I don’t drink on my runs. I don’t have a fancy running belt with 72 loops and straps to hold gallons of water. The fact that during a 10k race I look forward to the 1 or 2 ounces of water that make it into my mouth (I have yet to figure out how to successfully drink from a dixie cup while running) never seemed to resonate with me when it came to my daily runs. Sure, I am running much harder during a race and may not necessarily need hydration mid-6 miler here at home, but that doesn’t mean it’s a bad idea. I should have taken a cue from the evening headaches I would get after longer jogs. No matter how much water and gatorade I would drink after the fact, the pain was inevitable. “Wahhh my head hurtsssss!!!” I would whine, knowing exactly the cause. Did that change anything when it came to my next long run? Nope! I can handle it! Nope. I can’t.
Then came the attempt to run my longest run yet up here at altitude. I remembered how damn thirsty I was during my 10-miler the week before. It had been a hot day, I was dumb and decided to run in the mid-day heat. All I could think about was water. I was hallucinating huge pools. Running around the lake was absolute torture. I wanted to dive in and drink it dry. Upon the completion of my run I ran into McDonald’s and asked for a cup of water. I was presented with a cup that held approximately as much as those race-day dixies. I asked for a second cup. I stood at the drink dispenser, double-fisting these baby cups, guzzling water like a madwoman. This is terrible, I thought. My amazing body took me this far on foot and this is how I thank it? I deprive it of liquid? I’m a terrible body owner.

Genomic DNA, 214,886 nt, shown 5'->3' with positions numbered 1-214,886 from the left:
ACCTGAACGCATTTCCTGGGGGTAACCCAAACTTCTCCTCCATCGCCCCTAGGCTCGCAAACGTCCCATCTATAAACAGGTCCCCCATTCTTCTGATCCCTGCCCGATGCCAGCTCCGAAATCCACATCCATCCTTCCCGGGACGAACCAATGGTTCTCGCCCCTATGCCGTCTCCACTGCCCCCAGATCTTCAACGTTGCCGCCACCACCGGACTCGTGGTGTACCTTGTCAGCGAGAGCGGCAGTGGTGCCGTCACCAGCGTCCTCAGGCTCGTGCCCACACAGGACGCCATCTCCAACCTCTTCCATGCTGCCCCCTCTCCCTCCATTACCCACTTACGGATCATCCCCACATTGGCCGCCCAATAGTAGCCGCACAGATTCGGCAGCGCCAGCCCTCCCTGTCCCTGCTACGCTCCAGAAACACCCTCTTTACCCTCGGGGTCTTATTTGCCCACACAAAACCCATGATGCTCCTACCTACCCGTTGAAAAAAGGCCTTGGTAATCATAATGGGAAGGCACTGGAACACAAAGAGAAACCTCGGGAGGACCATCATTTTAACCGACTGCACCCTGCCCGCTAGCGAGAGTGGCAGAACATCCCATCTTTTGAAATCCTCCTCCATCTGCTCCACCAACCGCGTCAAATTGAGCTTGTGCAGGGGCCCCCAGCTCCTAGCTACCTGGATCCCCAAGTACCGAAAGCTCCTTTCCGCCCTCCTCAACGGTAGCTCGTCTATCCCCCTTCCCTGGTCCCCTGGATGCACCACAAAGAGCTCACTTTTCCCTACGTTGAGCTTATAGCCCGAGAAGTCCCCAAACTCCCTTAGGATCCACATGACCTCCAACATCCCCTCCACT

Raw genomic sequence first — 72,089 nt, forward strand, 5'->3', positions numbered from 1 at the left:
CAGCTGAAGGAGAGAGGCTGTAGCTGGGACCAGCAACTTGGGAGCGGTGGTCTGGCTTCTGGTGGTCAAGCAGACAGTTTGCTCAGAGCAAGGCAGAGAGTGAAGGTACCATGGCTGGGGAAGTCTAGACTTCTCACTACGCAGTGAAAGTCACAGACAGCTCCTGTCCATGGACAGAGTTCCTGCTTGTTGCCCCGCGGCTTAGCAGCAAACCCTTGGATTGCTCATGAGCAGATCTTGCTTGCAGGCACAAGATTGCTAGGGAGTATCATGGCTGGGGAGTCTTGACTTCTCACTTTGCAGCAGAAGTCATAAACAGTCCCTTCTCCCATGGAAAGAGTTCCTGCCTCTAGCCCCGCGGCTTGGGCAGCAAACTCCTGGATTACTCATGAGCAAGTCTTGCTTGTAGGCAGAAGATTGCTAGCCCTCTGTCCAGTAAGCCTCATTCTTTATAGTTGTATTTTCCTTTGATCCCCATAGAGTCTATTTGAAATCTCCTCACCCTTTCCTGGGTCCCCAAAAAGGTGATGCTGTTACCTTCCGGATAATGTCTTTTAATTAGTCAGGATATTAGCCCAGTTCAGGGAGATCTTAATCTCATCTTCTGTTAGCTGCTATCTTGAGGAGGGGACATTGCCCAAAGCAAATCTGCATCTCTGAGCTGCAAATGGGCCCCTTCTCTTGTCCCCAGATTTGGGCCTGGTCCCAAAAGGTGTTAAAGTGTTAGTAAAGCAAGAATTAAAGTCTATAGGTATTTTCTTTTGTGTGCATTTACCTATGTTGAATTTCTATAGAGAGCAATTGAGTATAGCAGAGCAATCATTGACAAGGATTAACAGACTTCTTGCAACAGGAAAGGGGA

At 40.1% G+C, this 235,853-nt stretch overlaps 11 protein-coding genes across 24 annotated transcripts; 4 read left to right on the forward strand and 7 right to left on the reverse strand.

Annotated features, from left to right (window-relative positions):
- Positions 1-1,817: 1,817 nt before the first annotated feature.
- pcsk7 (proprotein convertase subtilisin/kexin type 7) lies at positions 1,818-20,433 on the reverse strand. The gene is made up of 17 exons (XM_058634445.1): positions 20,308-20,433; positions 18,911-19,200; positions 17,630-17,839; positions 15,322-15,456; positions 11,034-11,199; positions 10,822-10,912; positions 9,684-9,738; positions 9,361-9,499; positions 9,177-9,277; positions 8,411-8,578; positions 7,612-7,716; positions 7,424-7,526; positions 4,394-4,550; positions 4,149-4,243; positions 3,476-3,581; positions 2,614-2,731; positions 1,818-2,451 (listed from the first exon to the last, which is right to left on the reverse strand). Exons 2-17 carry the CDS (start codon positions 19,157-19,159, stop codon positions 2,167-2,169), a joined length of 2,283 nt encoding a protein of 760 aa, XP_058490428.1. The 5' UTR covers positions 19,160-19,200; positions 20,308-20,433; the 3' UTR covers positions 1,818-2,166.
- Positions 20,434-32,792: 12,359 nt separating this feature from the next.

And thus, when it came time to don the thermal sleeves and running shoes for my 13-miles of certain hell, I decided to invite along a new friend to the adventure. My camelbak. I wasn’t sure how it would be, running with what felt like a tiny child clinging to my back, but I decided it was worth a shot. I filled up my 100-oz bladder approximately 1/3 of the way with a water/gatorade mixture, tightened the straps as much as I possibly could, and was off. I started slowly, trying to judge how this new addition would affect my gait. To be honest, I hardly knew it was there. But when I needed a sip of that juice, boy was it comforting to have him along. I took a few sips every 15-20 minutes, even when I wasn’t thirsty, knowing that my body would thank me later. And can I tell you something? I did not have even the slightest hint of a headache that evening. Nor was I completely spent and dehydrated at the end of my run. My pace was even 2 seconds faster than it was on my previous long run. This, I told myself, is how running should be. And that, my friends, is how I discovered the magic of proper hydration.